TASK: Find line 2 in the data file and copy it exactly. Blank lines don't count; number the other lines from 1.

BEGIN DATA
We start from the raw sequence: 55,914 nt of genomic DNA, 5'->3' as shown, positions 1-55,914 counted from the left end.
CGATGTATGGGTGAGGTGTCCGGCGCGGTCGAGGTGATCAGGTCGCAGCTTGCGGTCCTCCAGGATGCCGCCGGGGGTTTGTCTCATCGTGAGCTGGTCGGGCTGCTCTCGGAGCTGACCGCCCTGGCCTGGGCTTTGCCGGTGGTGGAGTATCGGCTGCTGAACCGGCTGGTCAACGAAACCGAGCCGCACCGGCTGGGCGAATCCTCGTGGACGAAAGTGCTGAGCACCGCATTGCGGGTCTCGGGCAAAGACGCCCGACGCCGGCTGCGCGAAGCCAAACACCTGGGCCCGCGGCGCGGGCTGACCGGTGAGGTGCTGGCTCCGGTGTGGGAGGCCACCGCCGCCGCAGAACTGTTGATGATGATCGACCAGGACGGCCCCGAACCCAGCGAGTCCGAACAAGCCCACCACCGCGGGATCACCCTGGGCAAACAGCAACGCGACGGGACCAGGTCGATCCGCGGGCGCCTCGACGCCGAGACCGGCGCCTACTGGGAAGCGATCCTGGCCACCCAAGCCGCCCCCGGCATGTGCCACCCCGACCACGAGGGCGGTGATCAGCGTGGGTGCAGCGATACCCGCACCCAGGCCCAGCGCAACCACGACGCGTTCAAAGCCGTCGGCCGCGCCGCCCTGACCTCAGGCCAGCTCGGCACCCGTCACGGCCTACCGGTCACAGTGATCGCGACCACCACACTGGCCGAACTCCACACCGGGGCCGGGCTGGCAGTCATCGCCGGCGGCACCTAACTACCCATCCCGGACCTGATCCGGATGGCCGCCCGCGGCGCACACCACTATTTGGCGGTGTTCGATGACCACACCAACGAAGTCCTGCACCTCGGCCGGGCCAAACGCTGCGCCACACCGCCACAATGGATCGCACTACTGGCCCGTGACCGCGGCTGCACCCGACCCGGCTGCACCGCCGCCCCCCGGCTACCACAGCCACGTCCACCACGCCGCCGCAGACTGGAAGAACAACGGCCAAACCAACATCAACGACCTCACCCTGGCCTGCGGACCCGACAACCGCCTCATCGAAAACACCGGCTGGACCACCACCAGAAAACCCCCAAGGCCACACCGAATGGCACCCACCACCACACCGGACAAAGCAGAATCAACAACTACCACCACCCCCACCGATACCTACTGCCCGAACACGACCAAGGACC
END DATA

CGATGTATGGGTGAGGTGTCCGGCGCGGTCGAGGTGATCAGGTCGCAGCTTGCGGTCCTCCAGGATGCCGCCGGGGGTTTGTCTCATCGTGAGCTGGTCGGGCTGCTCTCGGAGCTGACCGCCCTGGCCTGGGCTTTGCCGGTGGTGGAGTATCGGCTGCTGAACCGGCTGGTCAACGAAACCGAGCCGCACCGGCTGGGCGAATCCTCGTGGACGAAAGTGCTGAGCACCGCATTGCGGGTCTCGGGCAAAGACGCCCGACGCCGGCTGCGCGAAGCCAAACACCTGGGCCCGCGGCGCGGGCTGACCGGTGAGGTGCTGGCTCCGGTGTGGGAGGCCACCGCCGCCGCAGAACTGTTGATGATGATCGACCAGGACGGCCCCGAACCCAGCGAGTCCGAACAAGCCCACCACCGCGGGATCACCCTGGGCAAACAGCAACGCGACGGGACCAGGTCGATCCGCGGGCGCCTCGACGCCGAGACCGGCGCCTACTGGGAAGCGATCCTGGCCACCCAAGCCGCCCCCGGCATGTGCCACCCCGACCACGAGGGCGGTGATCAGCGTGGGTGCAGCGATACCCGCACCCAGGCCCAGCGCAACCACGACGCGTTCAAAGCCGTCGGCCGCGCCGCCCTGACCTCAGGCCAGCTCGGCACCCGTCACGGCCTACCGGTCACAGTGATCGCGACCACCACACTGGCCGAACTCCACACCGGGGCCGGGCTGGCAGTCATCGCCGGCGGCACCTAACTACCCATCCCGGACCTGATCCGGATGGCCGCCCGCGGCGCACACCACTATTTGGCGGTGTTCGATGACCACACCAACGAAGTCCTGCACCTCGGCCGGGCCAAACGCTGCGCCACACCGCCACAATGGATCGCACTACTGGCCCGTGACCGCGGCTGCACCCGACCCGGCTGCACCGCCGCCCCCCGGCTACCACAGCCACGTCCACCACGCCGCCGCAGACTGGAAGAACAACGGCCAAACCAACATCAACGACCTCACCCTGGCCTGCGGACCCGACAACCGCCTCATCGAAAACACCGGCTGGACCACCACCAGAAAACCCCCAAGGCCACACCGAATGGCACCCACCACCACACCGGACAAAGCAGAATCAACAACTACCACCACCCCCACCGATACCTACTGCCCGAACACGACCAAGGACC